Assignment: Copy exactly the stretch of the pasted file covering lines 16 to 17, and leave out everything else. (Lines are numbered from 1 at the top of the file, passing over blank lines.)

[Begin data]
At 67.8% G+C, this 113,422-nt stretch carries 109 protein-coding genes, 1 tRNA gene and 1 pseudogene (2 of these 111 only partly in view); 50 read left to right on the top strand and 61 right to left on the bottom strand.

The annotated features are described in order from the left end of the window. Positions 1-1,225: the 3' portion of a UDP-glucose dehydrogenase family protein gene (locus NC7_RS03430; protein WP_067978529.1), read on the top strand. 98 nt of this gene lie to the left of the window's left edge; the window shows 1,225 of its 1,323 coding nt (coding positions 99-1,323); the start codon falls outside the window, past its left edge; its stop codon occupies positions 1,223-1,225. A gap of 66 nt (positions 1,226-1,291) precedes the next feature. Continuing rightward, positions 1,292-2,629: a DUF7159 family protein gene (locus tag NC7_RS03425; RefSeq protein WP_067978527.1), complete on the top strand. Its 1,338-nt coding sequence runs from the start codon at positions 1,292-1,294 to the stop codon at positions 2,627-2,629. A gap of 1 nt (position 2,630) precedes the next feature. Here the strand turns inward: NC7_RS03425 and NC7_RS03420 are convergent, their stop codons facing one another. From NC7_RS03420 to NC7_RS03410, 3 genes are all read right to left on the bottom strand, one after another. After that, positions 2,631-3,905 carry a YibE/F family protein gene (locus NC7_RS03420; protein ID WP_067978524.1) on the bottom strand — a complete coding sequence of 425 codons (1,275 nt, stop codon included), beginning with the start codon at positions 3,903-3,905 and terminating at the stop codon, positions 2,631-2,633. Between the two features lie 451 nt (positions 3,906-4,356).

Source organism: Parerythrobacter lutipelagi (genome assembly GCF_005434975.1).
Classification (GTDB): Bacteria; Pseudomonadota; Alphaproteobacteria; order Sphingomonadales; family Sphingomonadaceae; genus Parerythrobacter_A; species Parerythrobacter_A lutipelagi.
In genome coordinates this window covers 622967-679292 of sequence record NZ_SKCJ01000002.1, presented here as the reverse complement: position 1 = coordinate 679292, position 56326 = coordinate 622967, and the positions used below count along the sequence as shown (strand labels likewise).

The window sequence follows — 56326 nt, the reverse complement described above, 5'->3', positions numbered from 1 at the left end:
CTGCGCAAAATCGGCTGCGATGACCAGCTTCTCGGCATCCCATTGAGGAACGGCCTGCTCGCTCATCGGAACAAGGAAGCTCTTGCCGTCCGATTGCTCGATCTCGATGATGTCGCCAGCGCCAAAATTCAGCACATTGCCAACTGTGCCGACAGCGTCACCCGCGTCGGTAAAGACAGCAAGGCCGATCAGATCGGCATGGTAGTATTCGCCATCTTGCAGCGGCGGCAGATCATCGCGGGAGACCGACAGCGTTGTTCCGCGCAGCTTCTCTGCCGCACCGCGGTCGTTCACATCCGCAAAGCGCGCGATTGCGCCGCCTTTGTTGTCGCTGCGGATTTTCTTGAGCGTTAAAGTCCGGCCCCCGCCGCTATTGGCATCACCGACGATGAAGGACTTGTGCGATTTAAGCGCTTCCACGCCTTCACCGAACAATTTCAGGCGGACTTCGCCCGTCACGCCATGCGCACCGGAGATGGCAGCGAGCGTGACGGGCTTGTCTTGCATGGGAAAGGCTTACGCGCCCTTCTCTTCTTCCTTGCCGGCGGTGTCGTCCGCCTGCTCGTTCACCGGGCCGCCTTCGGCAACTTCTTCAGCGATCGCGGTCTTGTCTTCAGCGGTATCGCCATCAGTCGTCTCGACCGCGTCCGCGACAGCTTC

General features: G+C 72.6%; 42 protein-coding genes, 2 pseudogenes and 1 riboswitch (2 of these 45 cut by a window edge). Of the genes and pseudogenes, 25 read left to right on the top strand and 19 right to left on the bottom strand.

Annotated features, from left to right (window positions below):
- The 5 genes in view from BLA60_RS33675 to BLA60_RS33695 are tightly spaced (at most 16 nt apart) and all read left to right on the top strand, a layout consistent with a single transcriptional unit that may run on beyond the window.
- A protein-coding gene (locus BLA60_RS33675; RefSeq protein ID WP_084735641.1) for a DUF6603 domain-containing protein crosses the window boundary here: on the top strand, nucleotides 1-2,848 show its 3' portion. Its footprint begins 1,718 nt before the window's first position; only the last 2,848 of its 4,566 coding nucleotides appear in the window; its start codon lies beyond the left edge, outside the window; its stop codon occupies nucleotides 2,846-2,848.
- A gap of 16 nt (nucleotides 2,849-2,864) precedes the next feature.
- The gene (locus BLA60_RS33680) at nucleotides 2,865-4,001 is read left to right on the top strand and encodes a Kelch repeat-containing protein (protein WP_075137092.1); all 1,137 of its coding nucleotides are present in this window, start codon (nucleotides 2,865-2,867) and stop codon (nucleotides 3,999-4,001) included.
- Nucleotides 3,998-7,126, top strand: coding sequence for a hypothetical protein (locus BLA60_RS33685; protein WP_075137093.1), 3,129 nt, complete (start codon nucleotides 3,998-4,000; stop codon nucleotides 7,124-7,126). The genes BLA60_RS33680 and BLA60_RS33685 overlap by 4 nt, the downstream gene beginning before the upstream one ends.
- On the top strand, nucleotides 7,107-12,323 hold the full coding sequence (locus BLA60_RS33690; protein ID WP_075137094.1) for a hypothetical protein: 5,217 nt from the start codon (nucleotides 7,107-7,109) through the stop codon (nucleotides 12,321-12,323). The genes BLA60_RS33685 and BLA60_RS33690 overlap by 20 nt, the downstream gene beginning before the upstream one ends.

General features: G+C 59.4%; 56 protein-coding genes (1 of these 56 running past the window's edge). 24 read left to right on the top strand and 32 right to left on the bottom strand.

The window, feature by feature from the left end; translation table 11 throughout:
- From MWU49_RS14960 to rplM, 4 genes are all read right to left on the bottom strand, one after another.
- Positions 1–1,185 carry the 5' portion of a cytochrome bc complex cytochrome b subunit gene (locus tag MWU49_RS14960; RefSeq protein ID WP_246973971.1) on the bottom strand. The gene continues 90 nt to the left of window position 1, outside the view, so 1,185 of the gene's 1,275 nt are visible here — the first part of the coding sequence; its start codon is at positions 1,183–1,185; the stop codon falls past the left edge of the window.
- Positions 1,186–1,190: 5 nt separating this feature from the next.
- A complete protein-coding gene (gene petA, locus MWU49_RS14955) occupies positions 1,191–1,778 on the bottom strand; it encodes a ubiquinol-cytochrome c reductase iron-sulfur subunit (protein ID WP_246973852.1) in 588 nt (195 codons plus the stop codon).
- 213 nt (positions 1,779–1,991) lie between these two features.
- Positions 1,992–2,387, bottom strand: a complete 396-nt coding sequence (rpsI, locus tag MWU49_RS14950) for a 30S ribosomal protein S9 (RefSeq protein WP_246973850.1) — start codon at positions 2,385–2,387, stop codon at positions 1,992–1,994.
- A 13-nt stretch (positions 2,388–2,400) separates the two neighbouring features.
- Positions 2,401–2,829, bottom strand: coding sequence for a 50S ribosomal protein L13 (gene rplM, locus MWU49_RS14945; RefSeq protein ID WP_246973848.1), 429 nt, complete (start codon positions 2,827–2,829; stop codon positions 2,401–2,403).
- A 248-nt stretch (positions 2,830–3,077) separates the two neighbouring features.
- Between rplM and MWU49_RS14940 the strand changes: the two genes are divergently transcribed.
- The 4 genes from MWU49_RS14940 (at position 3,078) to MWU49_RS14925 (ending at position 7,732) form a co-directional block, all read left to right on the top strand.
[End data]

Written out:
General features: G+C 59.4%; 56 protein-coding genes (1 of these 56 running past the window's edge). 24 read left to right on the top strand and 32 right to left on the bottom strand.

The window, feature by feature from the left end; translation table 11 throughout: